To introduce community-specific modifications in the conventional 24 h recall method for objectively estimating maternal dietary intake and validate it with a reference method.
A modified 24 h recall method was developed with the visit of trained local girls at the subject’s home to weigh portion sizes at each mealtime over the 24 h recall period. This was validated with the reference method in which weighed records of the foods consumed were obtained and their laboratory analysis was done to obtain nutrient intakes.
Rural areas located 40–50 km from Pune City, India.
Forty-one pregnant women participated willingly.
The estimates of intake obtained from the reference method were comparable to those obtained from the modified 24 h recall method for energy (7795 (sd 1841) kJ (1863 (sd 440) kcal) v. 7615 (sd 1824) kJ (1820 (sd 436) kcal), respectively), protein (48·6 (sd 12·9) g v. 45·3 (sd 12·6) g, respectively) and fat (35·3 (sd 16·6) g v. 36·0 (sd 14·2) g, respectively). Significant correlation was observed between the estimates obtained by the two methods for energy (0·75, P < 0·001), protein (0·71, P < 0·001) and fat (0·56, P < 0·001) and differences in nutrient intake did not reveal any systematic bias. When compared with the reference method, the modified method showed >80 % sensitivity and specificity for identifying inadequate maternal energy intakes.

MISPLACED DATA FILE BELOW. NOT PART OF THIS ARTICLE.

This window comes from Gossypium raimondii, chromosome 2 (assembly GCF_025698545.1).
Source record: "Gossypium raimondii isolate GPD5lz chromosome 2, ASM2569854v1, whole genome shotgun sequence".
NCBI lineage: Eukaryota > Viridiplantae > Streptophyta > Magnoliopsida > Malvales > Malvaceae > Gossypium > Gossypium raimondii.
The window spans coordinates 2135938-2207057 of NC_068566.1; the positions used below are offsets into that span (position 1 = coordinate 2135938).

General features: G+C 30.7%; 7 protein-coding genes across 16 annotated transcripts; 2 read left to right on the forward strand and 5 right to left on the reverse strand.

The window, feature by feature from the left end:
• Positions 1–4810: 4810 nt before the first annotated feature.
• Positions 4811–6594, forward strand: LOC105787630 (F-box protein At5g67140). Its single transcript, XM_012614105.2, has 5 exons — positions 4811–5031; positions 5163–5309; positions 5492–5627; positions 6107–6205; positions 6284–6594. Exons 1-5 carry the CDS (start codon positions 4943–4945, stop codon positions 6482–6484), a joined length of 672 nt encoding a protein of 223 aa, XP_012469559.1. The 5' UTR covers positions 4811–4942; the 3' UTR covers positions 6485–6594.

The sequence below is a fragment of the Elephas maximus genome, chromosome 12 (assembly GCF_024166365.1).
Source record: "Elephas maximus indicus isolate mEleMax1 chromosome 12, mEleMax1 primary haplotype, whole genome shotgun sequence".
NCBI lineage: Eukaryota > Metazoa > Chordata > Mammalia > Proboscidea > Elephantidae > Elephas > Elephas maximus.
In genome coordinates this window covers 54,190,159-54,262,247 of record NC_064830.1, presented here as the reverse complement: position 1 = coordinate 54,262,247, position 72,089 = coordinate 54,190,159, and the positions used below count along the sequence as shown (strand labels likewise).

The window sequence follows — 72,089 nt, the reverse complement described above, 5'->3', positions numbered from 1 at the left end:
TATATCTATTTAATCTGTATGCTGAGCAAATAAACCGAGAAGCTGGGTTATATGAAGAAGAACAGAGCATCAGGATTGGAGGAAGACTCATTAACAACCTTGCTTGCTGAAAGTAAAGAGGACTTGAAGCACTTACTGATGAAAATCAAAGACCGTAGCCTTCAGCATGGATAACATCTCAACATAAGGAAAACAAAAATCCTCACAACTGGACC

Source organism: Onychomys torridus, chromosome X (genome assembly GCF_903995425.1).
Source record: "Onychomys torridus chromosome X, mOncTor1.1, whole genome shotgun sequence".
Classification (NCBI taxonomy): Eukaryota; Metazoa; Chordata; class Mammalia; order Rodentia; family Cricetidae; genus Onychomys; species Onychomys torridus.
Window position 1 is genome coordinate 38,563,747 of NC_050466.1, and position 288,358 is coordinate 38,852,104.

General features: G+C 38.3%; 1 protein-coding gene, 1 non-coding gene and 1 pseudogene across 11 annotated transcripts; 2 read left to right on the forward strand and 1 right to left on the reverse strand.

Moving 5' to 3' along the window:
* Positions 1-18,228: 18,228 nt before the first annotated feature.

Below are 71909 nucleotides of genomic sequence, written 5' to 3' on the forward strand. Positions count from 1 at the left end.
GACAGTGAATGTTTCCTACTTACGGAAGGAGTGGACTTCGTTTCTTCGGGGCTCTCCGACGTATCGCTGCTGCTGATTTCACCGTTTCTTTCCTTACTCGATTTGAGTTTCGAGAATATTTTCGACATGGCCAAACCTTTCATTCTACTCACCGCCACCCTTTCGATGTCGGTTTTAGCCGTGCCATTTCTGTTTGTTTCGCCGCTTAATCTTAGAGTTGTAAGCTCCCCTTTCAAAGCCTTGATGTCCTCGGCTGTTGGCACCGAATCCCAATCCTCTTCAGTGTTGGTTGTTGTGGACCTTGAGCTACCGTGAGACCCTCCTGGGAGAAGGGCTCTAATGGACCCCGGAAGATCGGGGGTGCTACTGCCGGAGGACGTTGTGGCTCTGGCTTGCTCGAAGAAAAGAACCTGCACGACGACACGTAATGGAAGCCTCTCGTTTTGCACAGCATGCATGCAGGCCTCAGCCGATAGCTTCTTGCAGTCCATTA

Simple modifications to conventional methods backed by understanding of community specifics and nutritional peculiarities are of immense importance in obtaining objective estimates of daily nutritional intakes of individuals in free-living populations. The approach would be adaptable in similar settings in other developing countries.
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